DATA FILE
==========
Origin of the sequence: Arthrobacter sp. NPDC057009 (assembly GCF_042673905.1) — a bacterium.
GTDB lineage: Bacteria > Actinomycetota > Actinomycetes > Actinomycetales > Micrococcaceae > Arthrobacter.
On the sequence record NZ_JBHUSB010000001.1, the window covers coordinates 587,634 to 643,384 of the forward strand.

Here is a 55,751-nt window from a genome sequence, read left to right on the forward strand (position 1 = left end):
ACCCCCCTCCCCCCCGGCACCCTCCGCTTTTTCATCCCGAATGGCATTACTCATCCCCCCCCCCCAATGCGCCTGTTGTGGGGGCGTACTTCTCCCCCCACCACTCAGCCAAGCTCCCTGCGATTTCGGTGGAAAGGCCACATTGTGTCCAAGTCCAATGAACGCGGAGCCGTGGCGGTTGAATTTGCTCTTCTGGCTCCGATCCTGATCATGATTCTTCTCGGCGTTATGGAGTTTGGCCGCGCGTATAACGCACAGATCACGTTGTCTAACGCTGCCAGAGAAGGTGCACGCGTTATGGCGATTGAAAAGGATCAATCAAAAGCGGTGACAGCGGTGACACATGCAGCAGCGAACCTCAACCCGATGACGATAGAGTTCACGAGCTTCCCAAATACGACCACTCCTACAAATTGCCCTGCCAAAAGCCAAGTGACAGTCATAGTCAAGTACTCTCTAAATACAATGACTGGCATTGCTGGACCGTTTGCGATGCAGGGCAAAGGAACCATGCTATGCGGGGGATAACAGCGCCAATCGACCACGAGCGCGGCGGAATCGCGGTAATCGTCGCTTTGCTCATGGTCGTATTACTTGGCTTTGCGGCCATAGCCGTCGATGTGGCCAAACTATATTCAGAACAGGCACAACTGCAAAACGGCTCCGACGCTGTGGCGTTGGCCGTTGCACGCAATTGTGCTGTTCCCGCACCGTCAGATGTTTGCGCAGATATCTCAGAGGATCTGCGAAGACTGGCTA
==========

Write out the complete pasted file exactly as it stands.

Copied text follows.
Origin of the sequence: Arthrobacter sp. NPDC057009 (assembly GCF_042673905.1) — a bacterium.
GTDB lineage: Bacteria > Actinomycetota > Actinomycetes > Actinomycetales > Micrococcaceae > Arthrobacter.
On the sequence record NZ_JBHUSB010000001.1, the window covers coordinates 587,634 to 643,384 of the forward strand.

Here is a 55,751-nt window from a genome sequence, read left to right on the forward strand (position 1 = left end):
ACCCCCCTCCCCCCCGGCACCCTCCGCTTTTTCATCCCGAATGGCATTACTCATCCCCCCCCCCCAATGCGCCTGTTGTGGGGGCGTACTTCTCCCCCCACCACTCAGCCAAGCTCCCTGCGATTTCGGTGGAAAGGCCACATTGTGTCCAAGTCCAATGAACGCGGAGCCGTGGCGGTTGAATTTGCTCTTCTGGCTCCGATCCTGATCATGATTCTTCTCGGCGTTATGGAGTTTGGCCGCGCGTATAACGCACAGATCACGTTGTCTAACGCTGCCAGAGAAGGTGCACGCGTTATGGCGATTGAAAAGGATCAATCAAAAGCGGTGACAGCGGTGACACATGCAGCAGCGAACCTCAACCCGATGACGATAGAGTTCACGAGCTTCCCAAATACGACCACTCCTACAAATTGCCCTGCCAAAAGCCAAGTGACAGTCATAGTCAAGTACTCTCTAAATACAATGACTGGCATTGCTGGACCGTTTGCGATGCAGGGCAAAGGAACCATGCTATGCGGGGGATAACAGCGCCAATCGACCACGAGCGCGGCGGAATCGCGGTAATCGTCGCTTTGCTCATGGTCGTATTACTTGGCTTTGCGGCCATAGCCGTCGATGTGGCCAAACTATATTCAGAACAGGCACAACTGCAAAACGGCTCCGACGCTGTGGCGTTGGCCGTTGCACGCAATTGTGCTGTTCCCGCACCGTCAGATGTTTGCGCAGATATCTCAGAGGATCTGCGAAGACTGGCTA